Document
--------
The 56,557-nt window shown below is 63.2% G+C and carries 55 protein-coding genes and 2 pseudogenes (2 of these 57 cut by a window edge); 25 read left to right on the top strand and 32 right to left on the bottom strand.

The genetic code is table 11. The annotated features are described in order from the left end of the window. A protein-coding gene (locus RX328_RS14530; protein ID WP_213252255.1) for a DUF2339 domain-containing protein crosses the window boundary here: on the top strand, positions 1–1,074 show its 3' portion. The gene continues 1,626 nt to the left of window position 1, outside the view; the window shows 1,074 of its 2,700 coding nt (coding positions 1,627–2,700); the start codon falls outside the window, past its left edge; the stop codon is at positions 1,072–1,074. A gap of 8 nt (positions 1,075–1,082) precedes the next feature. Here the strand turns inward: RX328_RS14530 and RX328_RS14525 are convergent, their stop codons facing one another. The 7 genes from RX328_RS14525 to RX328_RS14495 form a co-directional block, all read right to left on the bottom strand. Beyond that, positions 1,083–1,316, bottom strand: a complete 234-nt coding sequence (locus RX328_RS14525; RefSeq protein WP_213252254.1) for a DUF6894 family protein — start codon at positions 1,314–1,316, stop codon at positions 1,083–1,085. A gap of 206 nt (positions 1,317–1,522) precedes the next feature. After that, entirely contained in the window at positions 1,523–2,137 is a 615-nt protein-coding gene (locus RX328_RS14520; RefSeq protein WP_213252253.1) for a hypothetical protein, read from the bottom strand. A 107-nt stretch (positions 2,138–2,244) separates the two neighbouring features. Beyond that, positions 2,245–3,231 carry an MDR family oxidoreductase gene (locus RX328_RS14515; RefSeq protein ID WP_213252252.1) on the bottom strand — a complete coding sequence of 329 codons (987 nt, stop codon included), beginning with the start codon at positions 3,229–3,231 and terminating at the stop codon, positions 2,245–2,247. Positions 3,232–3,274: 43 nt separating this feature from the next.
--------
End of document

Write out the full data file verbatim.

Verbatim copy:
The 56,557-nt window shown below is 63.2% G+C and carries 55 protein-coding genes and 2 pseudogenes (2 of these 57 cut by a window edge); 25 read left to right on the top strand and 32 right to left on the bottom strand.

The genetic code is table 11. The annotated features are described in order from the left end of the window. A protein-coding gene (locus RX328_RS14530; protein ID WP_213252255.1) for a DUF2339 domain-containing protein crosses the window boundary here: on the top strand, positions 1–1,074 show its 3' portion. The gene continues 1,626 nt to the left of window position 1, outside the view; the window shows 1,074 of its 2,700 coding nt (coding positions 1,627–2,700); the start codon falls outside the window, past its left edge; the stop codon is at positions 1,072–1,074. A gap of 8 nt (positions 1,075–1,082) precedes the next feature. Here the strand turns inward: RX328_RS14530 and RX328_RS14525 are convergent, their stop codons facing one another. The 7 genes from RX328_RS14525 to RX328_RS14495 form a co-directional block, all read right to left on the bottom strand. Beyond that, positions 1,083–1,316, bottom strand: a complete 234-nt coding sequence (locus RX328_RS14525; RefSeq protein WP_213252254.1) for a DUF6894 family protein — start codon at positions 1,314–1,316, stop codon at positions 1,083–1,085. A gap of 206 nt (positions 1,317–1,522) precedes the next feature. After that, entirely contained in the window at positions 1,523–2,137 is a 615-nt protein-coding gene (locus RX328_RS14520; RefSeq protein WP_213252253.1) for a hypothetical protein, read from the bottom strand. A 107-nt stretch (positions 2,138–2,244) separates the two neighbouring features. Beyond that, positions 2,245–3,231 carry an MDR family oxidoreductase gene (locus RX328_RS14515; RefSeq protein ID WP_213252252.1) on the bottom strand — a complete coding sequence of 329 codons (987 nt, stop codon included), beginning with the start codon at positions 3,229–3,231 and terminating at the stop codon, positions 2,245–2,247. Positions 3,232–3,274: 43 nt separating this feature from the next.